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Adi Shankara "Worship Govinda, worship Govinda, worship Govinda, Oh fool! Other than chanting the Lord's names, there is no other way to cross the life's ocean". Bhaja Govindam invokes the almighty in the aspect of Vishnu; it is therefore very popular not only with Sri Adi Shankaracharya's immediate followers, the Smarthas, but also with Vaishnavas and others. A well known verse, recited in the Smarta tradition, in praise of Adi Shankara is: | || ruti smti purnlaya karulaya| Nammi Bhagavatpdaakara lokaakara|| I salute the compassionate abode of the Vedas, Smritis and Puranas known as Shankara Bhagavatpada, who makes the world auspicious. Adi Shankara begins his Gurustotram or Verses to the Guru with the following Sanskrit Sloka, that has become a widely sung Bhajan: Guru Brahma, Guru Vishnu, Guru Deva Maheshwara. Guru Sakshath Parambrahma, Tasmai Shri Gurave Namaha. (tr: Guru is the creator Brahma, Guru is the preserver Vishnu, Guru is the destroyer Shiva. Guru is directly the supreme spirit I offer my salutations to this Guru.)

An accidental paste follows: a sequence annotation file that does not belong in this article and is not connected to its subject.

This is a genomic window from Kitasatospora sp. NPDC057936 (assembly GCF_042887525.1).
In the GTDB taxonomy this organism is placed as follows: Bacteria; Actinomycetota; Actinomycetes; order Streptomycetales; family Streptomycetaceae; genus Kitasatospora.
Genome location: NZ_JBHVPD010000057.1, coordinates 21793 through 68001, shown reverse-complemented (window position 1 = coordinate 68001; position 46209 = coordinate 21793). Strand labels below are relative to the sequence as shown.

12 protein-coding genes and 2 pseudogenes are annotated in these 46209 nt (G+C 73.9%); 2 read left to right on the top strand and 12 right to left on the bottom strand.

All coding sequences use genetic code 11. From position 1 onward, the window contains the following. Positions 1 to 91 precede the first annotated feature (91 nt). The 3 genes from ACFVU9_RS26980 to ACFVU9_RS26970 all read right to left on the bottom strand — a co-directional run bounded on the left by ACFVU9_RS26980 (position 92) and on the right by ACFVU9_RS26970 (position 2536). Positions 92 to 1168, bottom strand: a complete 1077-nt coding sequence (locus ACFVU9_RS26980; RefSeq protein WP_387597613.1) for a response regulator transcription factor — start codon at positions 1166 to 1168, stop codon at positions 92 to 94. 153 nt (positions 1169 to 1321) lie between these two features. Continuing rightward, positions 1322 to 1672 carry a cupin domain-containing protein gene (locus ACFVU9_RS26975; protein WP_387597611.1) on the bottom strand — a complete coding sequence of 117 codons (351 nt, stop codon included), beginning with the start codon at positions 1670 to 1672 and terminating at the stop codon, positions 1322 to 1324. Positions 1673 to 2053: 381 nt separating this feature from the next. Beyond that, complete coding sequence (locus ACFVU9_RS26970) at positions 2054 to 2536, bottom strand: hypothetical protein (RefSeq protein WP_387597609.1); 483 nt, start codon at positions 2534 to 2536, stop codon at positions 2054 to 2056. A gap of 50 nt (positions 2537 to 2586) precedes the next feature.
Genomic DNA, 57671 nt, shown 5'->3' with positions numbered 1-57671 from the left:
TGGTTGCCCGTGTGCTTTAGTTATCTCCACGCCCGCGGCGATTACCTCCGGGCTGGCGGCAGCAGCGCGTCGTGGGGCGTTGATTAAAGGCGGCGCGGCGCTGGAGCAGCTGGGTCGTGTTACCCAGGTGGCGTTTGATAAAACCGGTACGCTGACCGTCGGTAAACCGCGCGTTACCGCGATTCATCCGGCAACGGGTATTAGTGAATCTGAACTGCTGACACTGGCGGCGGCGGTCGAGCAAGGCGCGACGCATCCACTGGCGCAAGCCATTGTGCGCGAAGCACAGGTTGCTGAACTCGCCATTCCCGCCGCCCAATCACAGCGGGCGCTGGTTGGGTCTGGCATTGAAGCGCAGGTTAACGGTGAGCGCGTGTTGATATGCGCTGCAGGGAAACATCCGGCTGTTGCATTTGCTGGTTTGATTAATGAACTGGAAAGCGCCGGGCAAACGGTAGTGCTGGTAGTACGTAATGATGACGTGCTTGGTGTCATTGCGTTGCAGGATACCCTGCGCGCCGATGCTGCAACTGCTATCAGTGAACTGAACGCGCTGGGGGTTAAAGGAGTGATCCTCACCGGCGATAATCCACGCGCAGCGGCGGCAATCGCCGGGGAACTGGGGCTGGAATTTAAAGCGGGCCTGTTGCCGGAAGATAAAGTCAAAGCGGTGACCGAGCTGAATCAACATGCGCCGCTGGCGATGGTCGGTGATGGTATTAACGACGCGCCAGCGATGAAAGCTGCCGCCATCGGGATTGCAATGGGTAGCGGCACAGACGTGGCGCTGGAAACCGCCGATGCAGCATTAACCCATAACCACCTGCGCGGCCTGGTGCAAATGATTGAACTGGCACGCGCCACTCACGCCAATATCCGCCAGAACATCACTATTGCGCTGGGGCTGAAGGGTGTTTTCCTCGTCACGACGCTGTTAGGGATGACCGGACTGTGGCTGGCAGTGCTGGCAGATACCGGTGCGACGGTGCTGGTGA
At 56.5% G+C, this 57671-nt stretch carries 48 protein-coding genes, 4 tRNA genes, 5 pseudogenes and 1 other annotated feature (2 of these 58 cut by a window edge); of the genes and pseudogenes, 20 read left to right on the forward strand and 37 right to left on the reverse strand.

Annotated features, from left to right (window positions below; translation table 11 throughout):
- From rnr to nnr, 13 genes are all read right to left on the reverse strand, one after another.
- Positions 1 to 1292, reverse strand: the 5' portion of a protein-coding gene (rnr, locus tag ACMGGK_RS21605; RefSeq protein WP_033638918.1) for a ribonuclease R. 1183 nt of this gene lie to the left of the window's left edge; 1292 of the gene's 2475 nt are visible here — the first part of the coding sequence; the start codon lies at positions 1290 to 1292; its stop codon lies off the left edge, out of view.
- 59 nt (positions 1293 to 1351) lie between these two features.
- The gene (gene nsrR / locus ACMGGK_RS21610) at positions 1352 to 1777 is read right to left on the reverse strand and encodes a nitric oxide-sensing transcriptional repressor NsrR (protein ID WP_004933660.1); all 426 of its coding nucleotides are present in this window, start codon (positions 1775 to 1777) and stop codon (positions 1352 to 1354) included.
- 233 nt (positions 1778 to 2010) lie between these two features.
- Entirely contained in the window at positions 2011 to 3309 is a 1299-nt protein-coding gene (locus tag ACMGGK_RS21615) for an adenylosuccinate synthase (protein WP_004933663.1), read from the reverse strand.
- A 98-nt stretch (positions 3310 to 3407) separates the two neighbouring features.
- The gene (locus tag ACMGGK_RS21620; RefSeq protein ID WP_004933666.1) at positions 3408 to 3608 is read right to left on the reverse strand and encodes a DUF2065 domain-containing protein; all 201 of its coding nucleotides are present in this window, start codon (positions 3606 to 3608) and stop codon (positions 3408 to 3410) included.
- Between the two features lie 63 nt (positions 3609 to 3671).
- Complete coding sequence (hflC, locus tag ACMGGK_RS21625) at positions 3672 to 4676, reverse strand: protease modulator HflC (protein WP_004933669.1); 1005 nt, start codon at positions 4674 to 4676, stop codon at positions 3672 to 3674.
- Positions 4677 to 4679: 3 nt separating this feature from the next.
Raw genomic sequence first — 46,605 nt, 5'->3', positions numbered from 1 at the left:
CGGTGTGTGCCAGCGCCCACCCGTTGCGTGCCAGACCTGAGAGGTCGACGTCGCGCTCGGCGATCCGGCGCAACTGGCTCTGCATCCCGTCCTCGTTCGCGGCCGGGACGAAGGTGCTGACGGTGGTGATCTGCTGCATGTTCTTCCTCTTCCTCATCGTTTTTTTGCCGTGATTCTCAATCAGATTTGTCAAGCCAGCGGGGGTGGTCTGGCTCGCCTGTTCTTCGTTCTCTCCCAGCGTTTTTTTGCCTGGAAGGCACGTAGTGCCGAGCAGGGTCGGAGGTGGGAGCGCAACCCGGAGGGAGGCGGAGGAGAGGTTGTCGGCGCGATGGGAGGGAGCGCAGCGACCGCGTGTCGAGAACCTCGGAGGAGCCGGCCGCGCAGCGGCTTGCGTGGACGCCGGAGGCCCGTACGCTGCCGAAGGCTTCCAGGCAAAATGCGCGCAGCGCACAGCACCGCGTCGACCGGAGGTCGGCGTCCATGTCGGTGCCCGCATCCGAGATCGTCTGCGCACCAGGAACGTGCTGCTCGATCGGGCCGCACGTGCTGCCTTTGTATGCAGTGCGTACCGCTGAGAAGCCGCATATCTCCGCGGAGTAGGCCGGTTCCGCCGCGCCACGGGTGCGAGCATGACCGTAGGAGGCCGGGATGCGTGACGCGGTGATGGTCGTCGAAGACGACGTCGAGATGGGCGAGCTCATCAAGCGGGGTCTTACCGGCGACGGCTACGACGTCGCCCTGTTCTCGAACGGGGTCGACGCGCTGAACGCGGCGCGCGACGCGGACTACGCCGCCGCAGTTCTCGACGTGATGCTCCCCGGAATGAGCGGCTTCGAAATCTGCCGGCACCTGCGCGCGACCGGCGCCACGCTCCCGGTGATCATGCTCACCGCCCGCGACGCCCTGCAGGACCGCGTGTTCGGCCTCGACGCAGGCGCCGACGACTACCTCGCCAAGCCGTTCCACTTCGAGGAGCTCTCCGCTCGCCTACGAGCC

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WorksAdi Shankara's works deal with logically establishing the doctrine of Advaita Vedanta as he saw it in the Upanishads. He formulates the doctrine of Advaita Vedanta by validating his arguments on the basis of quotations from the Vedas and other Hindu scriptures. He gives a high priority to svnubhava ("personal experience") of the student. His works are largely polemical in nature. He directs his polemics mostly against the Sankhya, Buddha, Jaina, Vaisheshika and other non-vedantic Hindu philosophies. Traditionally, his works are classified under Bhya ("commentary"), Prakaraa grantha ("philosophical treatise") and Stotra ("devotional hymn"). The commentaries serve to provide a consistent interpretation of the scriptural texts from the perspective of Advaita Vedanta. The philosophical treatises provide various methodologies to the student to understand the doctrine. The devotional hymns are rich in poetry and piety, serving to highlight the relationship between the devotee and the deity. Adi Shankara wrote Bhashyas on the ten major Upanishads, the Brahma Sutras and the Bhagavad Gita. In his works, he quotes from Shveshvatara, Kaushitakai, Mahanarayana and Jabala Upanishads, among others. Bhashyas on Kaushitaki, Nrisimhatapani and Shveshvatara Upanishads are extant but the authenticity is doubtful.[41] Adi Shankara's is the earliest extant commentary on the Brahma Sutras. However, he mentions older commentaries like those of Dravida, Bhartrprapancha and others.[42] In his Brahma Sutra Bhashya, Adi Shankara cites the examples of Dharmavyadha, Vidura and others, who were born with the knowledge of Brahman acquired in previous births. He mentions that the effects cannot be prevented from working on account of their present birth. He states that the knowledge that arises out of the study of the Vedas could be had through the Puranas and the Itihasas. In the Taittiriya Upanishad Bhashya 2.2, he says:[43] Sarve cdhikro vidyy ca reyah: kevalay vidyy veti siddha It has been established that everyone has the right to the knowledge (of Brahman) and that the supreme goal is attained by that knowledge alone. Among the independent philosophical treatises, only Upadeashasr is accepted as authentic by modern academic scholars. Many other such texts exist, among which there is a difference of opinion among scholars on the authorship of Viveka Chudamani. The former pontiff of Sringeri Math, Shri Shri Chandrashekhara Bharati III has written a voluminous commentary on the Viveka Chudamani.